Two Great Marketing Stories. Fact or Fiction?

Two Great Marketing Stories

In my time, I’ve heard many marketing stories. They usually involve some incredible idea from a genius marketer that then transforms the fortune of their business.

These two great marketing stories are my favourites and to be honest, I don’t know if these are true stories or just marketing folklore that’s been passed down over the years.

Either way, they make a great read and they do offer two valuable lessons in the importance of marketing your products.

Just One Word Change Resulted in Double Sales

When I first heard this story, I realised how important words can be in making your business a success.

It also made me laugh because it was so obvious I had never noticed the word myself, even though I’d seen it many times.

As I’ve already said before, it’s possible that this story is just folklore, but I prefer to believe it’s true. Call me an old romantic!

So, here’s the story.

It has to do with Shampoo.

Many years ago, one of the leading brands called together their marketing people and demanded they find a way to boost sales. Competition was getting fierce and to continue to grow they needed to sell more shampoo.

They brainstormed lots of different ideas. As you can imagine ideas like rebranding, repositioning, 2 for 1 offers, etc were all suggested. However, eventually one of the marketing team came up with a brilliant suggestion that was so simple that everyone thought it wouldn’t work.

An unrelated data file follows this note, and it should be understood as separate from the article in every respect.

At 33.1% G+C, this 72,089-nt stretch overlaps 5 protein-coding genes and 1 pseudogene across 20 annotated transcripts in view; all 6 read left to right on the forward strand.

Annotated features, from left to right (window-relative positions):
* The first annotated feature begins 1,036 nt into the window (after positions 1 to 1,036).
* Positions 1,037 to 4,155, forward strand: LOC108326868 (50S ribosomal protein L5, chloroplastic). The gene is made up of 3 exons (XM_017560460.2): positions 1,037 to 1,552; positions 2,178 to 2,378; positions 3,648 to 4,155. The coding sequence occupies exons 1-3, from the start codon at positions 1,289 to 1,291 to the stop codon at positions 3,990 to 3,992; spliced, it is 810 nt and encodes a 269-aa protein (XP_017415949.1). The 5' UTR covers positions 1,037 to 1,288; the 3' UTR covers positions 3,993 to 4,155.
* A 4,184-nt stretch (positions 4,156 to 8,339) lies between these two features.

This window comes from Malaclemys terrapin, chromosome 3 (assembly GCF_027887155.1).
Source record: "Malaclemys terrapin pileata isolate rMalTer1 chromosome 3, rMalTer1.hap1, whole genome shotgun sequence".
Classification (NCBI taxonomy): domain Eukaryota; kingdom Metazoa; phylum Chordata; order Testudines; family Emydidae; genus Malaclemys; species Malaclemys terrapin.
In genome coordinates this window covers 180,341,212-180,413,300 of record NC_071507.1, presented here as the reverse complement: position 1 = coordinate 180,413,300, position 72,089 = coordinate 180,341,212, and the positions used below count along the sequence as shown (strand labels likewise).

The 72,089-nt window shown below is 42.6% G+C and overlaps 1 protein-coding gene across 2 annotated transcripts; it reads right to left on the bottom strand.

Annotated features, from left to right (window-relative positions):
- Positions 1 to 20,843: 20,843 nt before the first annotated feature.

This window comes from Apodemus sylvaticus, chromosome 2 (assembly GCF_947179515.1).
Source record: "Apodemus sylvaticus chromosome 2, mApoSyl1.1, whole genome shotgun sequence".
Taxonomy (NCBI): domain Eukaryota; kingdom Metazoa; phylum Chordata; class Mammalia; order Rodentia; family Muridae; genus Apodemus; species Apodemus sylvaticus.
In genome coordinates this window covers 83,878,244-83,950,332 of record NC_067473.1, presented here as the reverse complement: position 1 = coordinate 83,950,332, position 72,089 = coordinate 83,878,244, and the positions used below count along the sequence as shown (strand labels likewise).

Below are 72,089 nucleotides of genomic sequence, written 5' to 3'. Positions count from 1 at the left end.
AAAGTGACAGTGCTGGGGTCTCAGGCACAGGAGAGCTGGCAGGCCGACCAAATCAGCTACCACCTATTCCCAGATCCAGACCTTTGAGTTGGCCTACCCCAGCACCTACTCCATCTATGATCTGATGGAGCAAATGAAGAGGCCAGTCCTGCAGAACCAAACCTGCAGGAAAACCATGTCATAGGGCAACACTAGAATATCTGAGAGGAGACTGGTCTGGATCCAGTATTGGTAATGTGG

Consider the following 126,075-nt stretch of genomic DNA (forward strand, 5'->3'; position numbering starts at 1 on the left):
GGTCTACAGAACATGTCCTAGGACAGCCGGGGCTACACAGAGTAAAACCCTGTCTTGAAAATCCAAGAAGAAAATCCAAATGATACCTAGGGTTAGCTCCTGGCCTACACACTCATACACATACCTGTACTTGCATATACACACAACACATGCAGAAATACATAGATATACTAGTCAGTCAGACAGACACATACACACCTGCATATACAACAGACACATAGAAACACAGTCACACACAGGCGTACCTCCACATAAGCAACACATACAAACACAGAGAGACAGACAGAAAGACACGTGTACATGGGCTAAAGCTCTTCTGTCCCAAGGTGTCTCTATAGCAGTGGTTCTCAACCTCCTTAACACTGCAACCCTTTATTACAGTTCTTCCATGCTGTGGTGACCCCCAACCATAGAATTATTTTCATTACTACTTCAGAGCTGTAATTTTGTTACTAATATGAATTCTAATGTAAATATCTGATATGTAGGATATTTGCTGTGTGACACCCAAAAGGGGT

He (or she – I told your the story is old and I think the name of the person has long since been lost), decided that all they needed to do was add one word to the instructions on the back of the bottle of shampoo. Just one word would probably double sales.

Can you guess what the word was?

The word was REPEAT.

They simply added the word “repeat” to their instructions and now people started using twice as much shampoo. So they needed to buy twice as much.

Simple really.

The Picture That Doubled Sales

So, here is my second favourite marketing story of all time.

Again, this may just be folklore rather than fact, but it’s a fun story and actually it does illustrate the power of images.

So, this time my story involves toothpaste.

Did you know that the recommended amount of toothpaste you need to use is quite a small amount. A small blob about the size of a pea is all it needs per brushing.

Apparently in the old days, that was how people were advised to use it. Most packaging for toothpaste in those days was very conservative and usually just had writing on it.

However, one company decided to show a picture of a toothbrush on their packets and to show it with toothpaste on it. However, they didn’t show the toothbrush with the recommended pea sized amount of toothpaste. They decided to show a toothbrush with toothpaste liberally squeezed along the full length of the brush. This was way more that anyone needed to use in a single brushing.

There was nothing else on the packet to tell them to use that amount. In fact, it may still have advised that only a pea size amount was required.

However, people copied the image on the box. Toothpaste consumption increased and so did sales.

The power of pictures!

By the way, have you noticed that even these days when most of us are using electric toothbrushes, the toothpaste companies still show pictures of old fashioned toothbrushes covered in their toothpaste.